by Bruce Rahmani
31 Jul, 2015
In this “Leaders Speak!” edition, U.S. entrepreneur Bruce Rahmani argues that Iran is missing a great resource for economic growth by repressing the country’s largest religious minority – the Baha’is. For instance, one noted Baha’i industrialist started Iran’s first taxi business, brought Pepsi-Cola to Iran, and opened Iran’s first TV station.
Speaking as a man of faith and a man of business, I find important synergies between the two. My religion has instilled in me strong personal and community values, which have only strengthened my business practices, contributing to my goals as an entrepreneur and citizen. But there are places in the world that deny people both religious and economic freedom.
When I came from Iran to the United States, after spending three years as a student in the UK, I was able to build a new life for myself here and eventually open, with a partner, my own business. Our business employs about 100 people, doing sales, design, installation and service of heating and air conditioning systems in residential and commercial properties in Virginia, Washington D.C and Maryland. I have been fortunate to find success in business, and I feel lucky, as an Iranian-American, that I’m able to contribute to the growth and well-being of my community. But in Iran, my fellow Baha’is are not so lucky.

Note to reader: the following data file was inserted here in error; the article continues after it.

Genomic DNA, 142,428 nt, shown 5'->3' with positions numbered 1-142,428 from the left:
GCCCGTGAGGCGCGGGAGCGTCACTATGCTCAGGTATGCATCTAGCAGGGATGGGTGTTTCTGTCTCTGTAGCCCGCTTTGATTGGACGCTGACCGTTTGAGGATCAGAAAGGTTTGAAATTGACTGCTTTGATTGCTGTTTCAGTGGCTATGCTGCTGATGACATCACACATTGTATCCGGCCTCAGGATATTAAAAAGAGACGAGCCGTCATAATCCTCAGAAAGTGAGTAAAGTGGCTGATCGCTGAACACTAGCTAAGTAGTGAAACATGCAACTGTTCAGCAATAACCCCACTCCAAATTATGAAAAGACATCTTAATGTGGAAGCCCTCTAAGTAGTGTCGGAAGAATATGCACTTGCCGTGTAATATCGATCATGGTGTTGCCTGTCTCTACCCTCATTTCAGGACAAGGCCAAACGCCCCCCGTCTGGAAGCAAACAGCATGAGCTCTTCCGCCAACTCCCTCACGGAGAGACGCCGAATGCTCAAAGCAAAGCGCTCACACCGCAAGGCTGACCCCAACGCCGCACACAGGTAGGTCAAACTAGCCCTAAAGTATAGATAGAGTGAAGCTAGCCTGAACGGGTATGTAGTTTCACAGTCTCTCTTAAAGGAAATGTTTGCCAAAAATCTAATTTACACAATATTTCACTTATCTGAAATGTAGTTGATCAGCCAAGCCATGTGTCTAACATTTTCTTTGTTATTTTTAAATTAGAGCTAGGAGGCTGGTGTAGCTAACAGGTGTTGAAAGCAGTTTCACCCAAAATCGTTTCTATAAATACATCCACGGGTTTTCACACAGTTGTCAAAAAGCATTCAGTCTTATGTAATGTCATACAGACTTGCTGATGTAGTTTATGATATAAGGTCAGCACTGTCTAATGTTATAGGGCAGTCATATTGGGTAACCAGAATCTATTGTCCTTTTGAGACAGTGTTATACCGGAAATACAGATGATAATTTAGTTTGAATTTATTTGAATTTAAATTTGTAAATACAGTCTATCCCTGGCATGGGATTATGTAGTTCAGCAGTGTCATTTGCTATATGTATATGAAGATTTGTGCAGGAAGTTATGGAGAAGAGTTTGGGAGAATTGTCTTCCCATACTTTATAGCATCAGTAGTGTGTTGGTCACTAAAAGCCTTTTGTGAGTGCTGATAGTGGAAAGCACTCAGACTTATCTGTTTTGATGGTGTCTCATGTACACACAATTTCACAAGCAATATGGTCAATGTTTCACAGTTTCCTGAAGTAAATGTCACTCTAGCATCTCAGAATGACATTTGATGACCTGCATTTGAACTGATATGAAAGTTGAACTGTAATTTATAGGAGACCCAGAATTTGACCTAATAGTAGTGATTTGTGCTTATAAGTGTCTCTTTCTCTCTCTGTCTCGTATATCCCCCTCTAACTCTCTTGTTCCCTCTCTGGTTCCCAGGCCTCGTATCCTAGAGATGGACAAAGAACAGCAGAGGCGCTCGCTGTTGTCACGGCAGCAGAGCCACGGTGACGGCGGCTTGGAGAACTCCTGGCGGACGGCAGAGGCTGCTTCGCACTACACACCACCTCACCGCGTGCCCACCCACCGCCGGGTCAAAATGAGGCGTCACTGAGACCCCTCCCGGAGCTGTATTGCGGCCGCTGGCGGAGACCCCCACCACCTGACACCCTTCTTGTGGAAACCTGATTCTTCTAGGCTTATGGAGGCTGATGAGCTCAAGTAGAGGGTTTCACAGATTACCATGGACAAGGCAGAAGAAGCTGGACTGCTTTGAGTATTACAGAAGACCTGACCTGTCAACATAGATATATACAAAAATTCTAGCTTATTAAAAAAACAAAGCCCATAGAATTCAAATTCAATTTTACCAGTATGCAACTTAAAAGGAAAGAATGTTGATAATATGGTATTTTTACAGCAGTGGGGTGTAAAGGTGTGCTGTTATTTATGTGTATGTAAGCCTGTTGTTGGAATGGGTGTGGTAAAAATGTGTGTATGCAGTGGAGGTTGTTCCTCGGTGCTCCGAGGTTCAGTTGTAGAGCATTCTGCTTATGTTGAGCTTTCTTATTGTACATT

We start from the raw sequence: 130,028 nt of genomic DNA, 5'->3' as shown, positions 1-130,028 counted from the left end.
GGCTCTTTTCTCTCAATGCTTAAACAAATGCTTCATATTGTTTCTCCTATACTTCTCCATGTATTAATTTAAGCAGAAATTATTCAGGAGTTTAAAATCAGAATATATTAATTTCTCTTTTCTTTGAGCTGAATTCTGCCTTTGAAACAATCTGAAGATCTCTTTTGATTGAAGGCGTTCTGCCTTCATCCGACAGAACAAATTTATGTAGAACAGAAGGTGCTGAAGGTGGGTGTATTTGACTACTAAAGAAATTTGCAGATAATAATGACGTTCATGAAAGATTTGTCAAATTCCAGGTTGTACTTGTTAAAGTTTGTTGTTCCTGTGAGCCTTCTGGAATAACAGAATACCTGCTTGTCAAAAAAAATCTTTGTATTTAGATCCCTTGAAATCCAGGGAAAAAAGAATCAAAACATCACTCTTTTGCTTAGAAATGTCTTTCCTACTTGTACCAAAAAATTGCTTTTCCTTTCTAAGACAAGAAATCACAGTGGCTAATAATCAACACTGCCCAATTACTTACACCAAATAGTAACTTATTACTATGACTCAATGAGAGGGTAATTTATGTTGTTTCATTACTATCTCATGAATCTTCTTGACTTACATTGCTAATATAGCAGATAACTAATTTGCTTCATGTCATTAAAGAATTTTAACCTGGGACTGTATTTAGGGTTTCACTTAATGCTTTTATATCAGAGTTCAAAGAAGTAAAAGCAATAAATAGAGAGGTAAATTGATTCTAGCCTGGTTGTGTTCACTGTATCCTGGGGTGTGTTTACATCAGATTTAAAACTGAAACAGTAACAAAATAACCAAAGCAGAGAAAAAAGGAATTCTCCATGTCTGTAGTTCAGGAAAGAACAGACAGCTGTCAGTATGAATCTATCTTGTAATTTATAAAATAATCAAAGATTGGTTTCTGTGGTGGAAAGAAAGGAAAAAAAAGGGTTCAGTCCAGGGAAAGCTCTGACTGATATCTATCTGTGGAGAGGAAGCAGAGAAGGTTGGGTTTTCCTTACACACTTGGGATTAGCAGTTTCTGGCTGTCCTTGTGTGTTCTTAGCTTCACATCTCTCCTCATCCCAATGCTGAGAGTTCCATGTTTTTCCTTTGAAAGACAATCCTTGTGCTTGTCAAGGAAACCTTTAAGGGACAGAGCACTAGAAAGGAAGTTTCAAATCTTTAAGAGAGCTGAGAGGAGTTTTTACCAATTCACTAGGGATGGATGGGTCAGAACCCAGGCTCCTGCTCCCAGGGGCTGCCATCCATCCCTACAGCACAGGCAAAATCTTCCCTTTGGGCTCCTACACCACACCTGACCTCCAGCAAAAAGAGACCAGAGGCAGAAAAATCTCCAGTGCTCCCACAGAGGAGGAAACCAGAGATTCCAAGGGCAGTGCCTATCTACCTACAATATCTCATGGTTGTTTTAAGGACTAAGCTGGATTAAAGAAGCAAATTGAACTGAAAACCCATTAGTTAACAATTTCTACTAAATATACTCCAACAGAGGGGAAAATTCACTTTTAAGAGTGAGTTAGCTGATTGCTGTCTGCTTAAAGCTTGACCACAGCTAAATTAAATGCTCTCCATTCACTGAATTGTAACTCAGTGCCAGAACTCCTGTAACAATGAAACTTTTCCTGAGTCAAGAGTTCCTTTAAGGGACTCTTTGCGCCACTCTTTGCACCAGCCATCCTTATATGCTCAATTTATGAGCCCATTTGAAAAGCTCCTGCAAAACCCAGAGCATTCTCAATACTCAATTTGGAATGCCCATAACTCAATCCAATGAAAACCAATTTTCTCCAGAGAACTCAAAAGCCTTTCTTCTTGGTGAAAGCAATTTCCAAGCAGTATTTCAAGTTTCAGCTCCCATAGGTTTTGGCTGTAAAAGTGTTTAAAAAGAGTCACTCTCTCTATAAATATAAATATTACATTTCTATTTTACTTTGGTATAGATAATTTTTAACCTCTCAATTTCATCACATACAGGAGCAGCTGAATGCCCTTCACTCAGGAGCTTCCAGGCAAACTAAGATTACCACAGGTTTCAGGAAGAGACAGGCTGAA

As members of Iran’s largest religious minority community, Baha’is are banned from higher education and most professions, and often experience arbitrary arrest and detention. Yet, they have also shown a remarkable entrepreneurial spirit. Often, because of the restrictions placed on them, their only way to earn a living is to open shops and other small businesses. In this way, they have been able to support themselves and their families, and to contribute to the economic vibrancy of their communities.
Yet, the Iranian government persists in harassing these Baha’i business-owners. A recent spate of shop closings signals a worrying trend. Official crackdowns, extending from late 2014 until 2015, have meant increased hardship for the Baha’i community – which is already facing severe and persistent abuse by the government.
Imagine walking up to your storefront one morning and being confronted with the following sign: “This commercial unit has been sealed owing to violation of trading laws. The owner of this commercial unit should report to the police.” You frantically think back on all your actions over the previous months. You have been scrupulous in upholding the law. But you also know, as a member of a persecuted religious minority, that the authorities can fabricate any excuse to throw you in prison. Here, in bold black letters, barring customers from entering your store, is just such an excuse.
Signs of this nature have greeted many Baha’i business owners in recent months. According to reports, Iranian government officials sealed over 80 Baha’i-owned shops in Rafsanjan, Sari, and Kerman. The reason for these closings is highly suspect: the owners had temporarily suspended business hours in observance of a Baha’i holy day. Some businesses were permitted to resume operations, but not without further harassment.